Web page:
FCC Net Neutrality rules are dead, but they sucked anyway: time for some better ones

Yesterday, the DC Circuit Court of Appeals invalidated the FCC's Open Internet Rules. These were the closest thing to a set of Net Neutrality rules America had: rules that were supposed to ensure that ISPs fetched you the data you asked for without prejudice, rather than giving preference to the companies that had bribed them for faster access to you.

But these rules sucked

As David Isenberg points out, the Open Internet Rules were drafted to be as inoffensive to great and powerful companies as possible. They were toothless, nearly pointless rules that turned their backs on "500 years of common law and a deep corpus of case law."

In 2009 and 2010 — as FCC Chairman Genachowski deked and ducked and tried not to offend anybody powerful — it was clear to all, especially to the biggest telcos and cablecos, that if the FCC were to classify Internet access as a Title 2 telecommunications service, this would (a) solve the big problems that the phrase “Network Neutrality” was invented to describe, would (b) provide strong legal grounds against challenges, and would (c) be consistent with 500 years of common law and a deep corpus of case law. Nope, we could not have that. It was better to have a weak compromise, full of exceptions, that was bound to be overturned in court. Here’s my own bitter prognostication from December 2010.

Now that the DC Appeals Court has struck down the FCC’s 2010 order [court decision here], now is the time to demand that the FCC do what it should have done in the first place. It should classify Internet access as a Title 2 Telecommunications Service. The precedents for doing this are strong. The bigcos will be unanimous in their hatred for it; we should welcome their hatred.

The Internet should be for everybody. It should not be narrowly monetized, productized and marketed to benefit the already-rich and the already-powerful. Reclassification of Internet access to be a Title 2 Telecommunications Service could do this.

On Freedom to Tinker, Annemarie Bridy has more, including how the FCC's "past regulatory choices continue to haunt it" -- the ball is now in the FCC's court:

Following the court’s decision, which certainly comes as no surprise to lawyers at the FCC, the ball is back in the FCC’s court to do what it proposed to do back in 2010 but has so far not had the political will to do: separate, for regulatory purposes, the connectivity component of broadband, which consists of functions that enable the transmission of data, from the information component, which consists of services such as e-mail, access to online newsgroups, and the ability to create a personal Web page. By reclassifying the connectivity component as a telecommunications service, the FCC would be operating squarely within the bounds of its statutory authority to impose anti-blocking and non-discrimination obligations on broadband providers. The FCC has the authority to modify its previous classification, as long as it gives a good reason for doing so, which it can do, if only it has the will. This is an opportunity for the FCC’s new Chairman, Tom Wheeler, to make good on President Obama’s past promises to support net neutrality.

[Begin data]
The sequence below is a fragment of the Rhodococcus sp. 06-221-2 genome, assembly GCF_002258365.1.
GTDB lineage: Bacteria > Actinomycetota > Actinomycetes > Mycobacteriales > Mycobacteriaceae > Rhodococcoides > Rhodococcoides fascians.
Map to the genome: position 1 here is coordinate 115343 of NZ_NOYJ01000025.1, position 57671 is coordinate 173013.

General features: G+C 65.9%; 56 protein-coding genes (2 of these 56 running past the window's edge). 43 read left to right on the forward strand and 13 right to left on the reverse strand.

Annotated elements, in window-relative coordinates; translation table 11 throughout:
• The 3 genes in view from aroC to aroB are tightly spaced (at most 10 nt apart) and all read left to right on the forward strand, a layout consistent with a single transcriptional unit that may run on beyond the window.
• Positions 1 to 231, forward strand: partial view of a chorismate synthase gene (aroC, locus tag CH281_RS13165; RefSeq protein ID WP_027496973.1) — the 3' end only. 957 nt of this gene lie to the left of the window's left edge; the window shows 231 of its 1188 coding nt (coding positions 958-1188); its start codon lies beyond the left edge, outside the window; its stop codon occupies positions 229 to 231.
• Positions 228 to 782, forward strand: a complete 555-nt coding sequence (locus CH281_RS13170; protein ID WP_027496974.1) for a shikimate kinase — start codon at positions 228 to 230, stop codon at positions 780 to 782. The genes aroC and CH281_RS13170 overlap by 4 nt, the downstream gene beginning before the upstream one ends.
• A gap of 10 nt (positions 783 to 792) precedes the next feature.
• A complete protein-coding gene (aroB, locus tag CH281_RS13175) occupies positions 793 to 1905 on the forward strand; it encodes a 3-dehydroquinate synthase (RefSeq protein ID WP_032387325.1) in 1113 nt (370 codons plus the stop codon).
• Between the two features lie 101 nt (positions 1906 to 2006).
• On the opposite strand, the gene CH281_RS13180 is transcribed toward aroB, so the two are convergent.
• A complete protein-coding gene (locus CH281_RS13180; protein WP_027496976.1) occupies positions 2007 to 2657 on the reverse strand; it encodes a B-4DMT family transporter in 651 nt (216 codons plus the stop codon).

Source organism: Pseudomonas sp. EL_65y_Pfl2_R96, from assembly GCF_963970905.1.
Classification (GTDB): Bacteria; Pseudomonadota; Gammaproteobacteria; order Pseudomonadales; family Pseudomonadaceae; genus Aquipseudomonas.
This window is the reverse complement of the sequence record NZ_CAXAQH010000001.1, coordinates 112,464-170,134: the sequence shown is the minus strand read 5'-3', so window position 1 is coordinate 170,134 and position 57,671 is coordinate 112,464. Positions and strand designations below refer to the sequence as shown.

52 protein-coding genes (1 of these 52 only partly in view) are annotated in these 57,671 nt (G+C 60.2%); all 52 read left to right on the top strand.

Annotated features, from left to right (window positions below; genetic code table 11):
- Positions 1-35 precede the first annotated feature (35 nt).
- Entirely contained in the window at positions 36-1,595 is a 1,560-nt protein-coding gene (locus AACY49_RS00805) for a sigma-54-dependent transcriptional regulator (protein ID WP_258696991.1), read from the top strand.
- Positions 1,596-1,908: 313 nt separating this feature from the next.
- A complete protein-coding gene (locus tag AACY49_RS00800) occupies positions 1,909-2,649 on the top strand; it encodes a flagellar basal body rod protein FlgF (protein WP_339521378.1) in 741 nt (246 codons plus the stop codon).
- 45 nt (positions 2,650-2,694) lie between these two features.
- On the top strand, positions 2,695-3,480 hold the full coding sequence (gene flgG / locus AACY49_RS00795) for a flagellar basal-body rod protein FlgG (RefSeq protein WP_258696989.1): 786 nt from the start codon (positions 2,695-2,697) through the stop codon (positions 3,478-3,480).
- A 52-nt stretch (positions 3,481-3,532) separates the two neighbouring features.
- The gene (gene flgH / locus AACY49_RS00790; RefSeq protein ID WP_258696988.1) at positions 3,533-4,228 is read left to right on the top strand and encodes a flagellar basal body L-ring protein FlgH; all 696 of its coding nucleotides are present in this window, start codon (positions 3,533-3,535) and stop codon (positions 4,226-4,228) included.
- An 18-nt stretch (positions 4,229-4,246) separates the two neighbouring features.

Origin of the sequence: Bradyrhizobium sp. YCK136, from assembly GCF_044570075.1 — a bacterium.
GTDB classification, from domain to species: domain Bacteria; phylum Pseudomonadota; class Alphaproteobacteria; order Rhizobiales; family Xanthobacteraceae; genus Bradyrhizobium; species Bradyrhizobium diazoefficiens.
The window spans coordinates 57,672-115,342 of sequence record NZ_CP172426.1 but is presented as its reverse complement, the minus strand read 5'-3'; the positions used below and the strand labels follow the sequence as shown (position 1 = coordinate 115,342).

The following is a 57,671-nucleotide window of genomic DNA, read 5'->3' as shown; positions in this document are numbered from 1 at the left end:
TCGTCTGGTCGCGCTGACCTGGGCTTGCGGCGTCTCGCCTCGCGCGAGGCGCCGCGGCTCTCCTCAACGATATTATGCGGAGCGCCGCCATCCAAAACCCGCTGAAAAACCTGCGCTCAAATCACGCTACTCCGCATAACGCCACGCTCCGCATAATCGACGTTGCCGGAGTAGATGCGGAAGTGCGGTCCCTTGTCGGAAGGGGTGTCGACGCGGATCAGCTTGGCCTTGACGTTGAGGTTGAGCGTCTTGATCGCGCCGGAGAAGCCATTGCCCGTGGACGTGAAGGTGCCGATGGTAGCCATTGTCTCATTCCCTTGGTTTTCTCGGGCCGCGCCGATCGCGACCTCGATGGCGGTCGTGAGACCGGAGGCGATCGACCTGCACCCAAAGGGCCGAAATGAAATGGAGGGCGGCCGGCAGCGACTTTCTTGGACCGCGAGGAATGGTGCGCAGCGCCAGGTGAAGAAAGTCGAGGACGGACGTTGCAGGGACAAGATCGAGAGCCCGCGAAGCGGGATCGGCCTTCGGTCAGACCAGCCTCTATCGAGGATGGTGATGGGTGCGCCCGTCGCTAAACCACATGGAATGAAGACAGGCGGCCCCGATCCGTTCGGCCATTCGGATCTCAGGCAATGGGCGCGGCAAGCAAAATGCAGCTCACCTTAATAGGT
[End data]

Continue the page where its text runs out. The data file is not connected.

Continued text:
On Consumerist, Kate Cox explains the history of this mess with admirable clarity:

The problem goes back to the 1990s, when home broadband connections first began to appear and politicians and government agencies had to figure out what to do with them. The result was the Telecommunications Act of 1996 [PDF].

Under section 706 of that Act, the court found, the FCC does indeed have the authority to “enact measures encouraging the deployment of broadband infrastructure.” So yes, the FCC can regulate broadband, in a general sense. After that, it gets tricky.

The Telecommunications Act has two different categories of services in it. One category covers telecommunications carriers–the company that runs the wires to your house–and the other covers information-service providers. Way back when, these would have been different entities: one company ran the phone lines on your street, which you then used to dial in to a different company, like AOL or Prodigy.

Telecom companies were prohibited, as common carriers, from restricting what traffic they carried. In other words, your local phone company couldn’t say, “You aren’t allowed to dial AOL from your home phone; you have to use our service instead.” The same rules were found to apply to DSL connections as to basic land-lines.

(Image: Net Neutrality News Tag Cloud, a Creative Commons Attribution Share-Alike (2.0) image from seanweigoldferguson's photostream)